July figures show slight declines from June preliminary estimates for Venice, North Port and Longboat Key
Editor’s note: This article was updated on the afternoon of July 11 to provide more information about the change in the City of Sarasota’s taxable property value and its impact on city revenues.
With the Sarasota County Commission on June 21 having directed County Administrator Tom Harmer to make every effort to find more money to try to balance the 2018 fiscal year budget, Harmer had some good news last week from the Property Appraiser’s Office: The final taxable values for this year are up 8.25%, instead of the preliminary increase of 8.15% announced in late May.
That was the news he delivered by email to the County Commission on June 29.
The change, Harmer noted, will produce approximately $160,000 more in revenue for the county’s General Fund.
The 2017 county taxable value estimate sent to the Florida Department of Revenue was $54,564,613,025, according to the list that Brian Loughrey, the administrative director of the Property Appraiser’s Office, provided The Sarasota News Leader on June 29, at the publication’s request.
The City of Sarasota had good news, too: Its overall property value climbed to 9.77%, compared to the June 1 preliminary increase of 9.67%.
City of Sarasota Finance Director Kelly Strickland told the City Commission on June 20 that the value of 1 mill is $9,297,928, while the value of one-eighth of a mill is $1,162,241. By the News Leader’s calculations, the uptick in value of 0.1% should equate to approximately $93,000 more for the city in its taxable value. Strickland said during the commission’s July 10 budget discussion that, at the current millage rate of 3.1728, the change will mean an additional $28,189 in ad valorem tax revenue for the 2018 fiscal year budget.
Strickland had cautioned the board on June 20 not to expect much of a change from June 1 to July 1.
The proposed General Fund budget for the City of Sarasota in the 2018 fiscal year is $66,335,415. During that June 20 budget workshop, staff talked of several options for closing a projected gap of $952,958 in the General Fund, which largely is composed of ad valorem tax revenue. One option, Strickland pointed out then, was the potential of raising the millage rate from 3.1728 to 3.2758. City Manager Tom Barwin noted that that would mean “roughly a dollar a month” increase in the tax bill for someone whose house is valued at $200,000.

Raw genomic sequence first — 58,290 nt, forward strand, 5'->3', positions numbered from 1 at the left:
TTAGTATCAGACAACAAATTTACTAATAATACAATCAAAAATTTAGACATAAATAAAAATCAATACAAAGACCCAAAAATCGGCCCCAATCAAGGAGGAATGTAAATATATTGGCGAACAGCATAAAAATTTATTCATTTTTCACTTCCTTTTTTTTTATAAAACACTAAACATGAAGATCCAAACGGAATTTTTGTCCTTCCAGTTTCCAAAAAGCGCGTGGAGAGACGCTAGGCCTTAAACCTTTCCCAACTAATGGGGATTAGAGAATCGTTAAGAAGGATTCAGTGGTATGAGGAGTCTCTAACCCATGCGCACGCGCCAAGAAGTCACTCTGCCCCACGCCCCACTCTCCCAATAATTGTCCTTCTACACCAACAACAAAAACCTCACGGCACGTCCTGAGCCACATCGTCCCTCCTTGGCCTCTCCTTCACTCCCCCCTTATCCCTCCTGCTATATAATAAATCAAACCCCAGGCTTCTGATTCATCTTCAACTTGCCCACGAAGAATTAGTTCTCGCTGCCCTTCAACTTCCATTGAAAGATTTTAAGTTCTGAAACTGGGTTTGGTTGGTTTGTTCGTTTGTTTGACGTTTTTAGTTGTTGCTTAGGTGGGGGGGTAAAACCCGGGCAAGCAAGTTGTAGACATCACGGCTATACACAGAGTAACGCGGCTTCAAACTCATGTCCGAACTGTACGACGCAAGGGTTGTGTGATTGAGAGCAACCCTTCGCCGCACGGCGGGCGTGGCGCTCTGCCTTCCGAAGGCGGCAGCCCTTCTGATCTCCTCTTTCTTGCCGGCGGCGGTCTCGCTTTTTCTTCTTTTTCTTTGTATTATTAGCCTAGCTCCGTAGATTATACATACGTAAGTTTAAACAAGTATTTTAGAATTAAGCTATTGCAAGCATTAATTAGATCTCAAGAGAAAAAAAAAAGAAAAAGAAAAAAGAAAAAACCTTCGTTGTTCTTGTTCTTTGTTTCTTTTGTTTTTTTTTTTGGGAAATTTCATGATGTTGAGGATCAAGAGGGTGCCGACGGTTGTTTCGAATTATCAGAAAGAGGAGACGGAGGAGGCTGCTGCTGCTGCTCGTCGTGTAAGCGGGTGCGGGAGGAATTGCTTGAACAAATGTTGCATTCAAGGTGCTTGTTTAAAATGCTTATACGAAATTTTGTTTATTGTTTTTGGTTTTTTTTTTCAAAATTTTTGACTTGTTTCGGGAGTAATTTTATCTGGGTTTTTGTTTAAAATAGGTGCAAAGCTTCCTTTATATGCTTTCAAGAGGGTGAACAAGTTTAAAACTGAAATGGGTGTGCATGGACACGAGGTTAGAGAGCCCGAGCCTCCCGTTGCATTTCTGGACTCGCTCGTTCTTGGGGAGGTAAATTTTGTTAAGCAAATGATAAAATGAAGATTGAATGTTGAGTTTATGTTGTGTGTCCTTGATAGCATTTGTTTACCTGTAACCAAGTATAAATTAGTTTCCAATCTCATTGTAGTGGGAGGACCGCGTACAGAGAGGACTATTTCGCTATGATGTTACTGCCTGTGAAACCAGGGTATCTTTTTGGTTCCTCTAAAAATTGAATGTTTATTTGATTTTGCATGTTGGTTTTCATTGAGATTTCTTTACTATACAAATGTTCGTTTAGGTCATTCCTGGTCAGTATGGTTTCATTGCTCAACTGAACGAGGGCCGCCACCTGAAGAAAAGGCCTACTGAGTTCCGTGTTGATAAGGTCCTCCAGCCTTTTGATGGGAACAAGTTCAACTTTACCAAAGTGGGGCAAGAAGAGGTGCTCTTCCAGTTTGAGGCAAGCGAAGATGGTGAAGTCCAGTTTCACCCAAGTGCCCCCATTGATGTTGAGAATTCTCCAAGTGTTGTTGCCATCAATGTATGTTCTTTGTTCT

The City Commission is scheduled to hold its next budget workshop on July 10.
The total estimated taxable value for the property in the City of Sarasota is $9,644,365,267, based on the July 1 figures. In 2016, the final taxable value — following adjustments related to property owner’s challenges — was $8,779,643,556.
The School Board also saw the 2017 estimated value of its property rise a bit more between the Property Appraiser Office’s June 1 figure and the July 1 list provided to the state. The July figure was 7.33%, whereas the preliminary figure in June was 7.09%.
On the other hand, the July figures for the Cities of North Port and Venice, as well as the Town of Longboat Key, declined slightly from June to July. The preliminary estimate for North Port in June was an increase of 12.75%; for July, it was 12.6%, based on the News Leader’s calculations. Nonetheless, North Port realized the biggest jump in estimated values year-over-year of all the county’s local governments.
The 2017 estimated taxable value of property in North Port is $3,674,917,731.
For Venice, the July value is 8.2%, a slight drop from 8.26% in June. Venice’s July figure is $3,817,208,295.
Longboat Key’s July estimate is 3.88%, compared to the June figure of 4.05%. The estimated value of property in the Town of Longboat Key is $4,051,801,635.